There's no denying the increasing importance of e-commerce when assessing the retail environment, and no company has benefited more from the growing adoption of digital sales than Amazon.com (NASDAQ: AMZN). The online bookseller-cum-everything store wrote the playbook for internet commerce and is expected to account for nearly half of e-commerce sales in the U.S. once 2018 closes.
Traditional retailers are fighting back, however, and those efforts appear to be bearing fruit. As brick-and-mortar stores are gaining experience in the digital realm, the combination of online acumen and leveraging physical locations may be the key to beating Amazon at its own game. That's exactly the strategy that's being employed at Walmart (NYSE: WMT), Home Depot (NYSE: HD), and Target (NYSE: TGT).
A little context
Amazon has a number of ancillary businesses that are included in its totals, so its 29% year-over-year revenue gains in the third quarter can't all be attributed solely to e-commerce. Deducting the results of Amazon Web Services, it's physical stores, subscription services, and advertising is necessary to isolate digital sales growth. After making the necessary adjustments, Amazon grew its online sales by 15% year over year in its most recent quarter.
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Walmart may have been slow out of the blocks to embrace e-commerce, but the world's largest retailer has come roaring back. The company has taken a holistic approach, first by acquiring a number of successful online retailers, and then using those assets by luring customers back into its stores. The turning point for Walmart was undoubtedly its acquisition of Jet.com in August 2016. The company then went from strength to strength, putting Jet founder Marc Lore in charge of its e-commerce operations.
The retailer has sought to blur the lines between digital and physical sales by allowing consumers to order online and pick up those orders at the store. Walmart has been using a combination of lower prices and pickup towers to entice online shoppers to pick up their order, which typically results in additional in-store purchases.
That strategy is paying off. In its most recent quarter, Walmart's U.S. e-commerce sales increased 43% year over year, and are on pace to achieve the company's goal for 40% gains for the year -- soaring past Amazon's 15% growth by a healthy margin.
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You might think of Home Depot as a retailer that would be on the leading edge of boosting online sales, but the company's strategy is similar to Walmart. In the conference call to discuss its 2018 third-quarter results, Home Depot CEO Craig Menear described how an omnichannel approach was yielding results: "For example, Buy Online, Ship to Store and Buy Online, Pick Up in Store sales both grew faster than the overall online sales growth rate for the third quarter."
The company has also added enhanced delivery and fulfillment options and can currently reach 95% of the U.S. population in two days or less with parcel shipping, and plans to eventually reach 90% of U.S. homes with same-day or next-day delivery on a wide variety of the products it sells, including big and bulky goods.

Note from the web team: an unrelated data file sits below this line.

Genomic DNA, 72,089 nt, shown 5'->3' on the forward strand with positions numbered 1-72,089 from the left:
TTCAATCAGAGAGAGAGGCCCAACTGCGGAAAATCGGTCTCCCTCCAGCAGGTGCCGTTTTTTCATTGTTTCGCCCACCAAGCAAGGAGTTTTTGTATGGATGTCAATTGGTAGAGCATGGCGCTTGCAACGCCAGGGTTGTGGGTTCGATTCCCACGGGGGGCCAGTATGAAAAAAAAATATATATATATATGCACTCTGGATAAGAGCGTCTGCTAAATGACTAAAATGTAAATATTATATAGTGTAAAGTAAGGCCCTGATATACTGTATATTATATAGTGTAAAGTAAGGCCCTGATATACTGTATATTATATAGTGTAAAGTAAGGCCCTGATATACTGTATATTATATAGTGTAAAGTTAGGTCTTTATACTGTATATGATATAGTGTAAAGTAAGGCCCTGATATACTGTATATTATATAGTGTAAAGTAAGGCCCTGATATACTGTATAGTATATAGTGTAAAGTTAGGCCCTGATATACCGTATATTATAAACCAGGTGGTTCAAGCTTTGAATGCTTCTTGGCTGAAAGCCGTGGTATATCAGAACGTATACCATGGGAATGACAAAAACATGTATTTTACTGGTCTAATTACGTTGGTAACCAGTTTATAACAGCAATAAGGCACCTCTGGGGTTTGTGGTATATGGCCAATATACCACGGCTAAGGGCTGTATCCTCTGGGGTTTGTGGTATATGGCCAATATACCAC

These efforts are resonating with customers and allowed Home Depot to increase its online sales by 28% year over year in its most recent quarter, nearly doubling Amazon's 15% growth.
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Target's version of integrating its digital and physical stores allows customers a number of options once they're placed their online order. In addition to simple delivery, online orders can be picked up in stores, but that's not all. Drive Up, Target's highest-rated service, allows shoppers to order online, receive a notification once an order is ready for pickup, and drive to the store to have the order brought out to the car. Target also offers a ship-from-store option, and volume for that option more than doubled, while in-store pickup now accounts for 15% of digital sales.
Shoppers are responding to these efforts, as e-commerce sales grew 49% year over year, the strongest digital comp Target has ever reported -- and more than triple Amazon's growth. That's even more impressive considering that's on top of the 24% year-over-year growth Target reported in the prior-year quarter.
It's important to point out that there are certain limitations with such a comparison. For example, Walmart's online sales are only reported in the United States. The company recently acquired Flipkart, an online seller in India, but doesn't yet break out those results. As a result, this isn't truly an apples-to-apples comparison. It's also important to note that digital sales volume is only one in a host of metrics that should be considered before investing in a company.
That said, with the growing importance of e-commerce in a rapidly changing retail landscape, this exercise provides an important data point that shows how traditional retailers are taking on Amazon in a digital dogfight -- and winning.
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John Mackey, CEO of Whole Foods Market, an Amazon subsidiary, is a member of The Motley Fool's board of directors. Danny Vena owns shares of Amazon. The Motley Fool owns shares of and recommends Amazon. The Motley Fool has the following options: short February 2019 $185 calls on Home Depot and long January 2020 $110 calls on Home Depot. The Motley Fool recommends Home Depot. The Motley Fool has a disclosure policy.